Business leaders make important decisions daily. But when they make mistakes, their heads are often held accountable to a much larger chopping block. L. Lavon Gray is a certified leadership coach and recently weighed in on how leaders should manage their mistakes:
- Be open to new information
Gray reminds readers that leaders can often be blinded by their egos. And this can cause them to miss important details when making decisions. Sometimes these details can be inconvenient, but without a holistic understanding of a situation, it’s easy to make mistakes.
- “Acknowledge” your mistake
Here, Gray and I differ on how leaders should behave. Acknowledging your mistake is an important first step — without doing so, leaders can undermine their credibility. However, Gray never moves on to the second step — apologizing.
Apologizing is important for a few reasons: First, apologizing shows you recognize that your mistake may have hurt someone. Second, a heartfelt apology will make a significant impact on the person your mistake may have affected. Related to both points, and as noted at the very top of this post, EVERYONE makes mistakes. Apologizing normalizes that fact and will model for others that admitting to mistakes (bringing it out into the open proactively) is a healthy part of the culture and is encouraged.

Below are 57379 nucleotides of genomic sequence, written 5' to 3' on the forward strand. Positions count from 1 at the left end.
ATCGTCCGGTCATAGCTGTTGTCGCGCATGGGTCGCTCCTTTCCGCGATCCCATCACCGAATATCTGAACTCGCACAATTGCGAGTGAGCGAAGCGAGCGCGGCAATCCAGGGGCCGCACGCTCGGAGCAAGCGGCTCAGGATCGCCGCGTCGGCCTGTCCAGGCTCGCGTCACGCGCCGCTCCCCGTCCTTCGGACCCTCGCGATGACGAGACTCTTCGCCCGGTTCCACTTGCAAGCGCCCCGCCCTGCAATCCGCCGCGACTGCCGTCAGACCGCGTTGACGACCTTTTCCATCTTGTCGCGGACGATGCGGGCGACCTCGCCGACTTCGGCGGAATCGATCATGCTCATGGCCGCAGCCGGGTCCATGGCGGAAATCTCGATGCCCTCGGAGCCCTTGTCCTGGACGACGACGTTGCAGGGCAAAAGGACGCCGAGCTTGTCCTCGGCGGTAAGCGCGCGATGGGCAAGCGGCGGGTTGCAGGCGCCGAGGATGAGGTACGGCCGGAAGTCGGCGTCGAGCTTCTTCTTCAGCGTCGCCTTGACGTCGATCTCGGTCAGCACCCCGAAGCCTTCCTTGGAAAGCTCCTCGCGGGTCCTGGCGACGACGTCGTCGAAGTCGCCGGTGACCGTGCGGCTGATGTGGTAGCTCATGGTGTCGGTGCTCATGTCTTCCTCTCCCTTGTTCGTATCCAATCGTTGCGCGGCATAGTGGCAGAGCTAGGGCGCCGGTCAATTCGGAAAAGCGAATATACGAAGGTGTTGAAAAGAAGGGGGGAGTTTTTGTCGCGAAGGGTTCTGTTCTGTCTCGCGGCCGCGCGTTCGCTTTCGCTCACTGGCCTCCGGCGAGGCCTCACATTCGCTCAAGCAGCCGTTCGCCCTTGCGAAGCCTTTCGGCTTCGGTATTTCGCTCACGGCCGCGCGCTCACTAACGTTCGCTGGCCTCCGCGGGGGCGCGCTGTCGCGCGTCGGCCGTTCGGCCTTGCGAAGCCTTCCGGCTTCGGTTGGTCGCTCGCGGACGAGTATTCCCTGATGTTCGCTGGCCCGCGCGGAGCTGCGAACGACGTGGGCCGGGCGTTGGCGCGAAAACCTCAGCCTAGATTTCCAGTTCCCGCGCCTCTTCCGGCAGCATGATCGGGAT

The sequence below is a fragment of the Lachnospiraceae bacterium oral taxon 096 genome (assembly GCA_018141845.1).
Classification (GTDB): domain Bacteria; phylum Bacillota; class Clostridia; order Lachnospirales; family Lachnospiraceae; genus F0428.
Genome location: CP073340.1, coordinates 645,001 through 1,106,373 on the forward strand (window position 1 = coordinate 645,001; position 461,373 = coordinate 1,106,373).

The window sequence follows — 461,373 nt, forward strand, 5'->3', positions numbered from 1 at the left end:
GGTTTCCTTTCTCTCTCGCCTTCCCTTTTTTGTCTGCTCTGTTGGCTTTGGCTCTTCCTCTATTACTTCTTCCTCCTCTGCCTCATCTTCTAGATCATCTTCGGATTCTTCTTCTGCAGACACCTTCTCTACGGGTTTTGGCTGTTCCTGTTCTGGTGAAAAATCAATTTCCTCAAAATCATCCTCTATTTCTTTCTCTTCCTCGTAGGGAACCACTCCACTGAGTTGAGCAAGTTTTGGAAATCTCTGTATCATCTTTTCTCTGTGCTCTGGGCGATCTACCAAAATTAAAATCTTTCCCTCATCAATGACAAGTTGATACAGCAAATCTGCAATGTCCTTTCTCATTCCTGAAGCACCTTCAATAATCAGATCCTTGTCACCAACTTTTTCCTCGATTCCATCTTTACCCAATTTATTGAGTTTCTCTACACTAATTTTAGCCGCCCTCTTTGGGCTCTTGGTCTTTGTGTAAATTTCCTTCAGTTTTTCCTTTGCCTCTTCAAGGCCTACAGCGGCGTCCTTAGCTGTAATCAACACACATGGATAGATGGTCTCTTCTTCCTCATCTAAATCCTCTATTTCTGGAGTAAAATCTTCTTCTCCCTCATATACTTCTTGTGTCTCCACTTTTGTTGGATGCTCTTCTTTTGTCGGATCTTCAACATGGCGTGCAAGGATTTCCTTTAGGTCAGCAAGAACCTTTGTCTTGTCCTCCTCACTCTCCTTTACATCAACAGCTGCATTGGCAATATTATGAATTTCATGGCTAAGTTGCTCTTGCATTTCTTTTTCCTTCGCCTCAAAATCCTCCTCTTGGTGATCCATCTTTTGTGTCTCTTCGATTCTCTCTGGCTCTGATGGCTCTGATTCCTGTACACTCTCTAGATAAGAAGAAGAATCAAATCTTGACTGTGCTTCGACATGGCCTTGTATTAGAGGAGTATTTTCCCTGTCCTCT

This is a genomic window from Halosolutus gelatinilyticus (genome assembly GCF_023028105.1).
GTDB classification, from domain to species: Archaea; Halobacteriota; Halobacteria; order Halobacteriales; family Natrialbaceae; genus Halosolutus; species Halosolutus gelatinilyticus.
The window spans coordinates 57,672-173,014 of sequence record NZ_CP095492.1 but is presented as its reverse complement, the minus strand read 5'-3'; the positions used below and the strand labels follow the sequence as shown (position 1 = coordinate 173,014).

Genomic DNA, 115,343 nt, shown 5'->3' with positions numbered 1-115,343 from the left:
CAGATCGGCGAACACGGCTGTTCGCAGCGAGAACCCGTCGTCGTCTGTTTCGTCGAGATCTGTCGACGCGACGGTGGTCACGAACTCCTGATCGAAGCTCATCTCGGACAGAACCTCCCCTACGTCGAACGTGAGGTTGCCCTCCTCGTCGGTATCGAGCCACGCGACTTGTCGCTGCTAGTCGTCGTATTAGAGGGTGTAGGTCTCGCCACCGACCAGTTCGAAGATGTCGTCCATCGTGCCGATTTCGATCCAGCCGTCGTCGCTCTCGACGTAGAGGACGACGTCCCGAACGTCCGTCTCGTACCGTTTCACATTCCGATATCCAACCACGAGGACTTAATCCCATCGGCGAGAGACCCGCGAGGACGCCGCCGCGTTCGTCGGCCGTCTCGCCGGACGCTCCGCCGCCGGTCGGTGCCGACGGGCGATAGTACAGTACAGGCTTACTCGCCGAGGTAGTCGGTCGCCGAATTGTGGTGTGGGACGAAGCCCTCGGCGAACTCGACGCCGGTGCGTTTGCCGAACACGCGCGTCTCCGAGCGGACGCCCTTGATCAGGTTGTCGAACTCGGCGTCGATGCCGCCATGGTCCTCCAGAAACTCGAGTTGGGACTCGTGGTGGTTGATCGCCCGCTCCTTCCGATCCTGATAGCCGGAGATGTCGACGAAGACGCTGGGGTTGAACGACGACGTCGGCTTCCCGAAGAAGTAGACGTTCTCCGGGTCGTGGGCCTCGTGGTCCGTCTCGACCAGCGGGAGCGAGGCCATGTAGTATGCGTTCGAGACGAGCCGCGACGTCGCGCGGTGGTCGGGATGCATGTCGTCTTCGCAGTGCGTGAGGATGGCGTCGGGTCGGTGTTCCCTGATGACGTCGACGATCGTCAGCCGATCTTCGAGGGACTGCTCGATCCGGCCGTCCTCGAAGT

- Learn from your mistake
Learning from your mistakes calls for a proactive mindset. Without actively making the decision to see an opportunity for growth in an unfortunate situation, it will never be more than just that — an unfortunate situation. Leaders should strive to learn from their mistakes and apply what they’ve learned to future situations. As Gray puts it, “All leaders make mistakes. Great leaders simply don’t repeat them.”
- Move on
It can be hard to move on from a mistake when it affects others. But leaders must find ways to mentally recalibrate so as not to let the mistake do any more harm than it already has. Gray reminds us, “The stakes are too high because another decision is coming. We must move on because we can’t afford to blow the next decision as well.”
Question: Gray mentions “acknowledging” mistakes but doesn’t mention apologizing for them. How often do you apologize for mistakes?